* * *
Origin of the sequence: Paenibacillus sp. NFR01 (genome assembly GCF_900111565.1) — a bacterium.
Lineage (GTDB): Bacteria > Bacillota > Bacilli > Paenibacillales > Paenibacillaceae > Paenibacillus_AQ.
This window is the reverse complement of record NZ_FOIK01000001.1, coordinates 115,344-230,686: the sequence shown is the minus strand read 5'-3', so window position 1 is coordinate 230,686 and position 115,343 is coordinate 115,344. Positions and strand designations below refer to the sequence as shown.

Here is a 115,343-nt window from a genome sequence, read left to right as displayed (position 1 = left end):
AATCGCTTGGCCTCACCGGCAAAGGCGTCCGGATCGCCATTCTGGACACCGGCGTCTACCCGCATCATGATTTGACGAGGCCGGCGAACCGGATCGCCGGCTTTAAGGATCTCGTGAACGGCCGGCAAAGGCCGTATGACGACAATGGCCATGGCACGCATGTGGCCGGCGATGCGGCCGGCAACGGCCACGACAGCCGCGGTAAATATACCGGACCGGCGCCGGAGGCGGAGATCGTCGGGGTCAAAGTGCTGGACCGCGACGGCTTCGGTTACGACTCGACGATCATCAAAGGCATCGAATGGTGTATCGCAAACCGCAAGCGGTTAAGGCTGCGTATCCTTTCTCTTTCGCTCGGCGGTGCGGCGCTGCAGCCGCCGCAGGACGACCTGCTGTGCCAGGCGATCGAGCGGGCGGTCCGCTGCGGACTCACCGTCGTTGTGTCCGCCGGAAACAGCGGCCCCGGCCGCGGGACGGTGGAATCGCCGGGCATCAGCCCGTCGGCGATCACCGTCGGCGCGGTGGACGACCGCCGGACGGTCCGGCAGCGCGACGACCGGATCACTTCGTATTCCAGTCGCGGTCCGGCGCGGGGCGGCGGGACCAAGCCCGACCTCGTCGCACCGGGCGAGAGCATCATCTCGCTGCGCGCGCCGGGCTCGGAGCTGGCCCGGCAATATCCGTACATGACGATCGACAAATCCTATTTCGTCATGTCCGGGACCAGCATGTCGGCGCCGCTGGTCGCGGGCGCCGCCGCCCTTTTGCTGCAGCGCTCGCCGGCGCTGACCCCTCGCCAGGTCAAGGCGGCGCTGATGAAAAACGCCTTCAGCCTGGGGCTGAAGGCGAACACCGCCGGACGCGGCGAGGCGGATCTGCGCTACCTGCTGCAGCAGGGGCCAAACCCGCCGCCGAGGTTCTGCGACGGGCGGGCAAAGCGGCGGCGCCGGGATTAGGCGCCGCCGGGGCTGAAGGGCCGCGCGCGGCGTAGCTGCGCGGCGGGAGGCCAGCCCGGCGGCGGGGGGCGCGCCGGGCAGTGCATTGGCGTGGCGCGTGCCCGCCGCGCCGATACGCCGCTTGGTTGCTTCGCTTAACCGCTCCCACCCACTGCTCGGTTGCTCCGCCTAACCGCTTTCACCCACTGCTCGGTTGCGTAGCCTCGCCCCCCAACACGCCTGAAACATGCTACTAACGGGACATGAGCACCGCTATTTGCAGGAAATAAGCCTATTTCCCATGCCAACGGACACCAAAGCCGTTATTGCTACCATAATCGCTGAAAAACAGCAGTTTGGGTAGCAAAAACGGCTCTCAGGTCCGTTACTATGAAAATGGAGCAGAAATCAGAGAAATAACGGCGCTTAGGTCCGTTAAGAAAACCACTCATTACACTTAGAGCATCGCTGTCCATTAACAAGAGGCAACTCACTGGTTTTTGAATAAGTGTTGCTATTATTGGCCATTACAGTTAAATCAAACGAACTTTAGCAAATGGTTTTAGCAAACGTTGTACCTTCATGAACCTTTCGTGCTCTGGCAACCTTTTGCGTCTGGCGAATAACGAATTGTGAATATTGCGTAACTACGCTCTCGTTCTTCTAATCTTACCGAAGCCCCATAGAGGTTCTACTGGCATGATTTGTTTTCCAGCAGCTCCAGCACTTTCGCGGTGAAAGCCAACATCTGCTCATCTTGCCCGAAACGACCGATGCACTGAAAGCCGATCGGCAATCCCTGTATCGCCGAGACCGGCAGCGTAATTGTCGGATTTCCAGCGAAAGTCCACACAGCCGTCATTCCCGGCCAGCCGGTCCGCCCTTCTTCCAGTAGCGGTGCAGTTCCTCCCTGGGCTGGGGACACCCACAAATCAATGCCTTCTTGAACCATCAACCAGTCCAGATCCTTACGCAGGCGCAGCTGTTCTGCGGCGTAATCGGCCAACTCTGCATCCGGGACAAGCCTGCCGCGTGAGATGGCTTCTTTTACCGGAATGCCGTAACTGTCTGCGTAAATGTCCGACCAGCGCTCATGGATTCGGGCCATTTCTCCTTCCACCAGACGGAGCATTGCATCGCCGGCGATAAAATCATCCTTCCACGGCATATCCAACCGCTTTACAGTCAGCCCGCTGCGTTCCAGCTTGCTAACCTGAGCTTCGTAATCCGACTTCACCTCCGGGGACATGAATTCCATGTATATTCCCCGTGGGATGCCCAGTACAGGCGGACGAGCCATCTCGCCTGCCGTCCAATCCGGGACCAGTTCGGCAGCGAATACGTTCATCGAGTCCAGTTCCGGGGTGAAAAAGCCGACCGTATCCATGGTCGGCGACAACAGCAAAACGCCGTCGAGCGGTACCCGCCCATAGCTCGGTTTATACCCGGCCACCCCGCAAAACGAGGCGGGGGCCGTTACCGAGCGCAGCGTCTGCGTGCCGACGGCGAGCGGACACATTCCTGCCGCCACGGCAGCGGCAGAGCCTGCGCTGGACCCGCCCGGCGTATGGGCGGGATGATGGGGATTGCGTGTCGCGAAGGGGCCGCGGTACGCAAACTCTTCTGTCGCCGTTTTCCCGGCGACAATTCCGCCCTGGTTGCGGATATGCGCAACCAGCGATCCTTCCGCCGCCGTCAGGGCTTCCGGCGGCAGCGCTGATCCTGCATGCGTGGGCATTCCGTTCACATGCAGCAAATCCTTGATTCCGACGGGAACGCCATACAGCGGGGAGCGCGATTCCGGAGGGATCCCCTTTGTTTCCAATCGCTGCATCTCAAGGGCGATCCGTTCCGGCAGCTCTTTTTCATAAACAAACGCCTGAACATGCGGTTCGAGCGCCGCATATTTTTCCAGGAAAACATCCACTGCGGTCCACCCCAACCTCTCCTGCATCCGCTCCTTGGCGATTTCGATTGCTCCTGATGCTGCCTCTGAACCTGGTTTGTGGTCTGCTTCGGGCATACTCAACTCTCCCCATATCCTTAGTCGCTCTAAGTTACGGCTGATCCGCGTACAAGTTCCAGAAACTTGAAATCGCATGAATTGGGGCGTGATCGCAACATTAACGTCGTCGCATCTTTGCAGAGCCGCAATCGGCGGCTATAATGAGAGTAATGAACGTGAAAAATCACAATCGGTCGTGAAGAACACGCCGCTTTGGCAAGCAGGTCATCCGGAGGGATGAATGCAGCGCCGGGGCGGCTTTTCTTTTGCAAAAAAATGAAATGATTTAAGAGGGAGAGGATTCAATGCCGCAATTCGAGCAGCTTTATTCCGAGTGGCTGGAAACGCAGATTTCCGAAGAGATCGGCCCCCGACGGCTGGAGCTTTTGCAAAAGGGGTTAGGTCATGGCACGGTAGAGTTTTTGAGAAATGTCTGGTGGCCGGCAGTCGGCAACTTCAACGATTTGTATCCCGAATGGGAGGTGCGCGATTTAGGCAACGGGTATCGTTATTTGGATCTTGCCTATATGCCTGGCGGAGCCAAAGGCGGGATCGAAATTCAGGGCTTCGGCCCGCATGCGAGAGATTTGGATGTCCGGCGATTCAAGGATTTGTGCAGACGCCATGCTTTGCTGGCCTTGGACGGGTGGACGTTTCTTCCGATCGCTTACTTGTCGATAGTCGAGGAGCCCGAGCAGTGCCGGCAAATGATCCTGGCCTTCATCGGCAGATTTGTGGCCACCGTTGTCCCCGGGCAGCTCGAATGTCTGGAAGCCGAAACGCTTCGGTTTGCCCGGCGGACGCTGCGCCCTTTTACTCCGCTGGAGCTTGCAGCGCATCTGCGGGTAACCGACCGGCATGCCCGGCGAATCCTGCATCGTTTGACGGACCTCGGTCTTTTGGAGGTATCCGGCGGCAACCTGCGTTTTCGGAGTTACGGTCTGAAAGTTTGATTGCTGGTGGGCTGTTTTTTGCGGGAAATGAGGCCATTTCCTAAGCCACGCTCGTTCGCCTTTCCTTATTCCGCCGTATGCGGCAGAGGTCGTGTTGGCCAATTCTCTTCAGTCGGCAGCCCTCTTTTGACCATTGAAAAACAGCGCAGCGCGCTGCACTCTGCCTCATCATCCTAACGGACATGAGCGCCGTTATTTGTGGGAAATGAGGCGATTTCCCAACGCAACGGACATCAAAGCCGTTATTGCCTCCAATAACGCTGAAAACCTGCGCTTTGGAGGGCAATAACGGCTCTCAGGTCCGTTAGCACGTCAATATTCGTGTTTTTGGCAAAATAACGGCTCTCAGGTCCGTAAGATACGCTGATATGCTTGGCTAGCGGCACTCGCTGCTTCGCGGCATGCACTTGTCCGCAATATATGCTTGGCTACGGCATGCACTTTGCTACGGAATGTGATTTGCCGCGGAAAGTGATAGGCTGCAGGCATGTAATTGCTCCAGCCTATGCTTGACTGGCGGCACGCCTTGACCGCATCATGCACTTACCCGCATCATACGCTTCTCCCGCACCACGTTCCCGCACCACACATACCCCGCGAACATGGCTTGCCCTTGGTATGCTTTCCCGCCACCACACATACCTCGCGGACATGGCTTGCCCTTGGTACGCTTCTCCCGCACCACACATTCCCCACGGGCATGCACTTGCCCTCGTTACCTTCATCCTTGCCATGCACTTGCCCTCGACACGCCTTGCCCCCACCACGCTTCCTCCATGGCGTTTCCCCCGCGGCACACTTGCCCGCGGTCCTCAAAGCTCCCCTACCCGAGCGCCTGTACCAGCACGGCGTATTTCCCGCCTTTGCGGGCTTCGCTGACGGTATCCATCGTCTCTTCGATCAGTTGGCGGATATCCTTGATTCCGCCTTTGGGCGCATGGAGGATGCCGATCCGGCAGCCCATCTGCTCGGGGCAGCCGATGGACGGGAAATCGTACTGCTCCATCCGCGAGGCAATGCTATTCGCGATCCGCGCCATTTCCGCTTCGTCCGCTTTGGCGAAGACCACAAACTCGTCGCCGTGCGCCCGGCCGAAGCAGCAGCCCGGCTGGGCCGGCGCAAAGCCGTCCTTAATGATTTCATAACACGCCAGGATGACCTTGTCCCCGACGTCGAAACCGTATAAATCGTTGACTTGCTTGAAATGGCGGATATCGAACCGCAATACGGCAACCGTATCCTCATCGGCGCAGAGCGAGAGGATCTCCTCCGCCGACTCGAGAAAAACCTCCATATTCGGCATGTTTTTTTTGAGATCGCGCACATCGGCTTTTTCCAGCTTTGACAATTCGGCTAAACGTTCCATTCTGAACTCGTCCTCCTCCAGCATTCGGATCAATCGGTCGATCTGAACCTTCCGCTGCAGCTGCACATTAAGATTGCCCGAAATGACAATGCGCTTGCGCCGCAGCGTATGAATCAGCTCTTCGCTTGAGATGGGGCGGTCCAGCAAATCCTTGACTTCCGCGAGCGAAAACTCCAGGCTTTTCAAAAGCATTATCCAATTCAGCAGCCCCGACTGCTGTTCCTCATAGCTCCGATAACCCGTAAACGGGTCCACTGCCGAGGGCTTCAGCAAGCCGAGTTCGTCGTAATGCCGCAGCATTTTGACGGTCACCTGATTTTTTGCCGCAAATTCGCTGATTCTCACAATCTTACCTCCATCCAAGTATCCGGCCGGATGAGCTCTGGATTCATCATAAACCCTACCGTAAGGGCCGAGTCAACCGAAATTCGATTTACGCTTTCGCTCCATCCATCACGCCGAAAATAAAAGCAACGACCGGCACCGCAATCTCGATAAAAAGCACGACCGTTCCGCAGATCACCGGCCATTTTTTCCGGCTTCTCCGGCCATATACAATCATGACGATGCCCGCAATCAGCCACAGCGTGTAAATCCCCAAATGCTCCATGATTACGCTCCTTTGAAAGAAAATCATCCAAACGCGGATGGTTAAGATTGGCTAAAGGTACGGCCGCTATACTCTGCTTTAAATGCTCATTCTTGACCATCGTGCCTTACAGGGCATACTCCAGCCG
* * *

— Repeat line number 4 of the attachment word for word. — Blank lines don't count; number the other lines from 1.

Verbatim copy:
Here is a 115,343-nt window from a genome sequence, read left to right as displayed (position 1 = left end):